Bitcoin, the reigning king of speculative investments, appears likely to retain the crown in 2024.

In the coming year, the world’s first and still-largest crypto may not beat its 2023 return of more than 150%, but will also go above $60,000—near its previous all-time high of $70,000.

Thanks to the transparency of Bitcoin’s blockchain, we can see strong holding, hoarding and accumulation patterns among investors since June 2022’s collapse of the crypto lending platforms. 

Look what happened during that time. 

Beneficial global financial conditions evaporated. The largest crypto market makers collapsed. The second-biggest crypto exchange imploded. Central banks hiked rates.

And people bought more Bitcoin. 

The number of wallets with one or more bitcoins set record highs this year. More than half of Bitcoin’s market cap sits in the hands of investors who first bought the cryptocurrency more than two years ago.

Those who bought at the end of 2022 and the beginning of 2023 are sitting on gains of 100% or more and still aren’t selling. If anything, they’re buying more.

It’s the type of conviction that sets a strong foundation for any market.

Meanwhile, the cryptocurrency’s protocol will reduce the new supply coming into existence.

Fewer new coins

In April 2024, Bitcoin’s protocol is scheduled to begin creating half as many new bitcoins each year. The  new bitcoins always go to miners. Those are the only people who sell them all the time in all market conditions to cover their costs and make money.

With 50% fewer bitcoins going straight to market, investors only need to continue holding and accumulating at the same pace they already do. Bitcoin’s price will have to go up.

Wall Street’s involvement

Expect a slew of U.S.-based spot bitcoin exchange-traded funds (ETFs), including some from established brands like Fidelity (FNF), Blackrock (BLK) and Franklin Templeton (BEN).

A U.S. court told regulators they can’t deny these ETFs, and a bipartisan group in Congress has demanded the Securities and Exchange Commission approve them.

But spot ETFs alone won’t bring money into Bitcoin. Many Bitcoin investment funds already exist, and they’re not having a big effect. They saw only $1 billion in net global inflows for the year, as of November, according to the Coinshares research firm.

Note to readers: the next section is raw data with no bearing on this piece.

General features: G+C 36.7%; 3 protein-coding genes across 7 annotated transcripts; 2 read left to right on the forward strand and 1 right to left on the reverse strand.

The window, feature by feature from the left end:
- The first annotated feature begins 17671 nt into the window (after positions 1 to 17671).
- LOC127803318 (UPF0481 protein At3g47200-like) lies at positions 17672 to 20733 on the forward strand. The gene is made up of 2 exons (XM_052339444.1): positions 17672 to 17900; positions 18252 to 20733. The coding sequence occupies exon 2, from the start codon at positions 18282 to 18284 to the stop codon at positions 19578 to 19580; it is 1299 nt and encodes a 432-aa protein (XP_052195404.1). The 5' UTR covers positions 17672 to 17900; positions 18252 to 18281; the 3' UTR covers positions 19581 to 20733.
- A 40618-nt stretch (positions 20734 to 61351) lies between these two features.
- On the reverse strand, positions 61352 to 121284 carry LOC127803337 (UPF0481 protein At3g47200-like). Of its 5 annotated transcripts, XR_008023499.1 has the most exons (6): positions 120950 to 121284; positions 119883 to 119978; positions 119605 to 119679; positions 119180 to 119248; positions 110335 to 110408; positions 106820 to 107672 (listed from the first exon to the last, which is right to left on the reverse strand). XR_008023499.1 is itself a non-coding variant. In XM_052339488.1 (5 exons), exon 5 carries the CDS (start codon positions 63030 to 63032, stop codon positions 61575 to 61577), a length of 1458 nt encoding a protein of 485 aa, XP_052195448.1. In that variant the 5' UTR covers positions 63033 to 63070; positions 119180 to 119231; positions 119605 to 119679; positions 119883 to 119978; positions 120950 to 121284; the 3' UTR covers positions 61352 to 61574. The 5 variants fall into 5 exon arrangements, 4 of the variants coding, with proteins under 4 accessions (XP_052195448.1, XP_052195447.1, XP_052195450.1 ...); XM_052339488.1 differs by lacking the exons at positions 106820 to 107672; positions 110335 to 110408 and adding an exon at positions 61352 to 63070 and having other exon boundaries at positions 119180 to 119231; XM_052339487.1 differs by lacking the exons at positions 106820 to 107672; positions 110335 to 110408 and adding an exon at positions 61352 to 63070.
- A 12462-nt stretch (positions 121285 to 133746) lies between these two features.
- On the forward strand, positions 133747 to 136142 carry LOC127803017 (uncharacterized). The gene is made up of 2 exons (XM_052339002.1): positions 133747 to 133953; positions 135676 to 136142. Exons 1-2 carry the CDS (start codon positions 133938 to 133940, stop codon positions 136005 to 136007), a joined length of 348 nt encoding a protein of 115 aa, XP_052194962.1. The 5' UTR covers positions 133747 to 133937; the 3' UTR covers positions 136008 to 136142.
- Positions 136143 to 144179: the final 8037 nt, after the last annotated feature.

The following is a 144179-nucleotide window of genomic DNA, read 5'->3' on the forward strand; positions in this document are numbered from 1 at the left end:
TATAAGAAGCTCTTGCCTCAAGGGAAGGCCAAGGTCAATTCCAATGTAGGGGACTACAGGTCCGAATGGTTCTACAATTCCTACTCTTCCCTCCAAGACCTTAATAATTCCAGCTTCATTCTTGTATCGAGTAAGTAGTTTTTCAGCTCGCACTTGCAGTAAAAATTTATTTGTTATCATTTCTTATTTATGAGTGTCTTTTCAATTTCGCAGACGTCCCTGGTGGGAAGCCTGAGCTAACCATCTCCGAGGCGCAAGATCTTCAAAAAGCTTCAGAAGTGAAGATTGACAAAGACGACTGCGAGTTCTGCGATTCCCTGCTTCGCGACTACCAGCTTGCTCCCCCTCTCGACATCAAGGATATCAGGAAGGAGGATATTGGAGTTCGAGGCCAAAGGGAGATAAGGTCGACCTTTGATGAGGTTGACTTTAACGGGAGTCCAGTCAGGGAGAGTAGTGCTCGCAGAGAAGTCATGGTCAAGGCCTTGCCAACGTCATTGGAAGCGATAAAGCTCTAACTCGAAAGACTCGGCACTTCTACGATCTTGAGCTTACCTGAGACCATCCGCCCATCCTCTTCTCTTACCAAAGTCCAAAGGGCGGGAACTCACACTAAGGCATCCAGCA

What will bring more money in?

Wall Street incentives. With ETFs, they have a reason to sell broker-dealers, advisors and their clients a low-cost, easy way to gain exposure to bitcoin in a diversified investment portfolio.

Bitcoin’s connection to well-established legacy firms will enhance its image and make investment allocators feel more comfortable putting client funds into a product that must buy bitcoin from the spot market.

Immune to economic woe

Some worry about a U.S. recession. 

That may matter for stocks and bonds, but most of the world’s population can’t buy or sell stocks and bonds. Either they don’t have a broker, or they live somewhere without access to U.S. financial markets.

But anybody can buy or sell bitcoins from anywhere.

That’s why the U.S. share of the market peaked in 2021 and has declined more than 50% with no signs of turning around. 

The shift appears in other metrics, too—like a falling correlation with U.S. stocks and a declining percentage of reserves on U.S. exchanges. 

As a result, Bitcoin is protected somewhat from a U.S. recession. If anything, Bitcoin will benefit from subsequent easing of financial conditions in response to U.S. economic distress. 

At the same time, China is stimulating its economy and trying to bail out its troubled economic sectors. In June 2023, the Chinese government let Hong Kong open its doors to crypto. 

Expect Chinese money to  filter into bitcoin

Moreover, most of the world’s economies are growing. While those countries don’t have the financial potency of the U.S. or China, they now have a growing share of the crypto market.

According to flows of bitcoins and stablecoins, a type of cryptocurrency pegged to the U.S. dollar, almost $4 billion in new money came from Asian sources in November. Surely, more will come. 

Shrinking supply and rising demand. Seems like a safe bet.  

Mark Helfman, crypto analyst at Hacker Noon, publishes the Crypto Is Easy newsletter at and wrote Bitcoin or Bust: Wall Street’s Entry Into Cryptocurrency. @markhelfman